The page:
This paper examines proposed internet filtering policies in Australia from the 1990s to 2014 and discusses some of their ideological underpinnings.
- The Internet is a revolutionary source of information and its dissemination; and a medium for collaboration and interaction between individuals without regard for geographic location.
- Since its inception, however, concerns have been raised about the potential for unsavoury characters to use the Internet as a vehicle for distributing pornography and material of a violent nature to young or otherwise vulnerable individuals.
- Governments across the world have attempted to deal with such activities by various means and to varying degrees. These have included imposing mandatory filtering at an Internet Service Provider (ISP) level and optional filtering at the computer level.
- In Australia there has been considerable debate about what degree of filtering (if any) should be mandated.
- The Howard Government favoured an approach which emphasised self-regulation by ISPs combined with a legislative component and education and freedom for families to choose between either computer or ISP filtering based on a list of unacceptable content.
- The Rudd and Gillard Governments preferred the option of a mandatory ISP level filter, although this too was to be based on a ‘blacklist’ of prohibited content.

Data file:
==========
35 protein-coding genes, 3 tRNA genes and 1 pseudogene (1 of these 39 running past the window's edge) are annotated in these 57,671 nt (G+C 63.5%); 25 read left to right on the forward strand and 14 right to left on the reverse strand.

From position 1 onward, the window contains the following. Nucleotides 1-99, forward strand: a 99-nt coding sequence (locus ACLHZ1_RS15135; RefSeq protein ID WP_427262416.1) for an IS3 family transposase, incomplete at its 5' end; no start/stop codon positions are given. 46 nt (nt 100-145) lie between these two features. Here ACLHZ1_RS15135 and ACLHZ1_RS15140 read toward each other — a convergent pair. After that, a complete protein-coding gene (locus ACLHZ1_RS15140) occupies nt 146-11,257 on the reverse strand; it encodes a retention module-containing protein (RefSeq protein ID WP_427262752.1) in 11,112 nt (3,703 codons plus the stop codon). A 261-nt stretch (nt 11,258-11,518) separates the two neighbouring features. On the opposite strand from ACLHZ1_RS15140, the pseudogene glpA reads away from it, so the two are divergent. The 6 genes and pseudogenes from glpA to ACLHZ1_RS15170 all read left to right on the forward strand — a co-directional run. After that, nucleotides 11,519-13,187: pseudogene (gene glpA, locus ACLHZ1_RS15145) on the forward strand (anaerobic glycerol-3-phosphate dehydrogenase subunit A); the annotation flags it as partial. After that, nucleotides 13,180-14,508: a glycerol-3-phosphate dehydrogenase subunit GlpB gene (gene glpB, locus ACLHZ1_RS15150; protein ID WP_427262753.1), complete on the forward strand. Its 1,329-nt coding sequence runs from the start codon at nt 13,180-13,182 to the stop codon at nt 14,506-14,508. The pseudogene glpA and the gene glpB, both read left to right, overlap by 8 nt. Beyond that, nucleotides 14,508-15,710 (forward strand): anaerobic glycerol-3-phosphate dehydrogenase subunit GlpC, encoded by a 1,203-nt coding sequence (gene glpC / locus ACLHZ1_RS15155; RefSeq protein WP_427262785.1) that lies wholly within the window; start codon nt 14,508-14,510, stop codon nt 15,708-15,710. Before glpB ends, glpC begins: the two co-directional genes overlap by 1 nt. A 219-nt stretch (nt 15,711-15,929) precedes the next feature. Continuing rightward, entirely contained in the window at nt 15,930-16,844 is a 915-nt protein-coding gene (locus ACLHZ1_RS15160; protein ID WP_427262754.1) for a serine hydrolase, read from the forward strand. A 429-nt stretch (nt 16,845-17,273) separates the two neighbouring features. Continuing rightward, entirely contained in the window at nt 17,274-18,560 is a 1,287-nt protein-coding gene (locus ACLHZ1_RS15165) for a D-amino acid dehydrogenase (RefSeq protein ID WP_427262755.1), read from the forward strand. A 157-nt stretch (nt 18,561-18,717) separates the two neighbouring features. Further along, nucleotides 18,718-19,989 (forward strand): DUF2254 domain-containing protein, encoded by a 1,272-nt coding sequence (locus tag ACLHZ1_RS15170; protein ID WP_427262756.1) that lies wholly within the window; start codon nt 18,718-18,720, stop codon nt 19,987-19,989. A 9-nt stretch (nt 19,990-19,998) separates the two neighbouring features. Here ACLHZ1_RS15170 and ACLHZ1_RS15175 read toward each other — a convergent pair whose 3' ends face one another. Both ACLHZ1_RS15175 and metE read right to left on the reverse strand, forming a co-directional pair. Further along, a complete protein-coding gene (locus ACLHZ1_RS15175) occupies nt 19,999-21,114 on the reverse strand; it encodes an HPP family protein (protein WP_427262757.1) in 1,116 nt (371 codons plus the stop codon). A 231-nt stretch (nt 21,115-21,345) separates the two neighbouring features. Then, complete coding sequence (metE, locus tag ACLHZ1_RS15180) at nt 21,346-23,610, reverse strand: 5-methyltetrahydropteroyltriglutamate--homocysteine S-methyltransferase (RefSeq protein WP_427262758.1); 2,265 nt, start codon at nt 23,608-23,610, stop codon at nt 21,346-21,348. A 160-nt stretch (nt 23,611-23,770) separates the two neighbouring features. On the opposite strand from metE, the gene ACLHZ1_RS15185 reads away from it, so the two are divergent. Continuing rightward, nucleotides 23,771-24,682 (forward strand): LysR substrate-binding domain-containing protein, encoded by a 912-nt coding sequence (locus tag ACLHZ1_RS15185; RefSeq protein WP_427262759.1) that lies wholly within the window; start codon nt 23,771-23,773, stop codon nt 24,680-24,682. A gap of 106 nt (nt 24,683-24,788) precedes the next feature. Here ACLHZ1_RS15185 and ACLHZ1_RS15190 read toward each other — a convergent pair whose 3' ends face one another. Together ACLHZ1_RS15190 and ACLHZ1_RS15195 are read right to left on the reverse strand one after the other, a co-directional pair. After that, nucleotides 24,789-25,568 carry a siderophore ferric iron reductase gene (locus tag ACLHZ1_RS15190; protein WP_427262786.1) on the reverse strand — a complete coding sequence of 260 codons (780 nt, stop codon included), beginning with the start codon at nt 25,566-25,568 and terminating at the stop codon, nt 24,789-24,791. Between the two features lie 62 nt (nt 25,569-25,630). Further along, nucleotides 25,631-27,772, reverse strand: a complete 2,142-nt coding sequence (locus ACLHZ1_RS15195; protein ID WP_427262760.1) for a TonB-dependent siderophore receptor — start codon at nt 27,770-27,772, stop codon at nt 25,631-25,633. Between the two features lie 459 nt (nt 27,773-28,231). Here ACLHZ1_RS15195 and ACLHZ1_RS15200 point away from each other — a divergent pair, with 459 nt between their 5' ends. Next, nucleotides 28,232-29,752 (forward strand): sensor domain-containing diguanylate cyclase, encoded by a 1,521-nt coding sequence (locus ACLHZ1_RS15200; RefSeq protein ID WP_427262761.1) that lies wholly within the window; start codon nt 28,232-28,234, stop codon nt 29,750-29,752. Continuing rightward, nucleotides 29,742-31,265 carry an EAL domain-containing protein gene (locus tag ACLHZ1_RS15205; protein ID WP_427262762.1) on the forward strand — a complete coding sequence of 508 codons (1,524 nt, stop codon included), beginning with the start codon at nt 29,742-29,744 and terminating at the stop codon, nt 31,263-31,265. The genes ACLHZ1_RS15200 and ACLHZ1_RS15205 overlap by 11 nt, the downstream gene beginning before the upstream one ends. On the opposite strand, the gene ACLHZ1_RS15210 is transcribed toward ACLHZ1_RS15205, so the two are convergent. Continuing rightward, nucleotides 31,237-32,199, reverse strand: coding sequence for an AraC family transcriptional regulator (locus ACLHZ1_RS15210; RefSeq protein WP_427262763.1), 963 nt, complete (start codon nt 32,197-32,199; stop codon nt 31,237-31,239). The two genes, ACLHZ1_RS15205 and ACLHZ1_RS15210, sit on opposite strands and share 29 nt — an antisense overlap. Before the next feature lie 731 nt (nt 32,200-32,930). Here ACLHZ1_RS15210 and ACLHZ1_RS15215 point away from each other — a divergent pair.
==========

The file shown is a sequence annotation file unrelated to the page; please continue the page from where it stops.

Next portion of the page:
- Both options have been criticised as being expensive and inefficient. In addition, it has been argued that the Rudd/Gillard option would have had a detrimental impact on Internet speeds and that it would set a precedent for future governments to widen filtering to other forms of expression.
- The Howard Government’s programs were largely discarded by Labor after it was elected in 2007. However, Labor’s own filtering option was abandoned prior to its defeat in the 2013 election.
- In conjunction with their filtering options , both Coalition and Labor Governments have supported education and information campaigns to assist people, particularly children, to deal with online predators and both have introduced successful programs.
- The current Coalition Government’s policy on Internet filtering appears to favour light-handed legislation combined with education and information programs. This paper examines the iterations of internet filtering policies from the 1990s to 2014 and discusses some of their ideological underpinnings.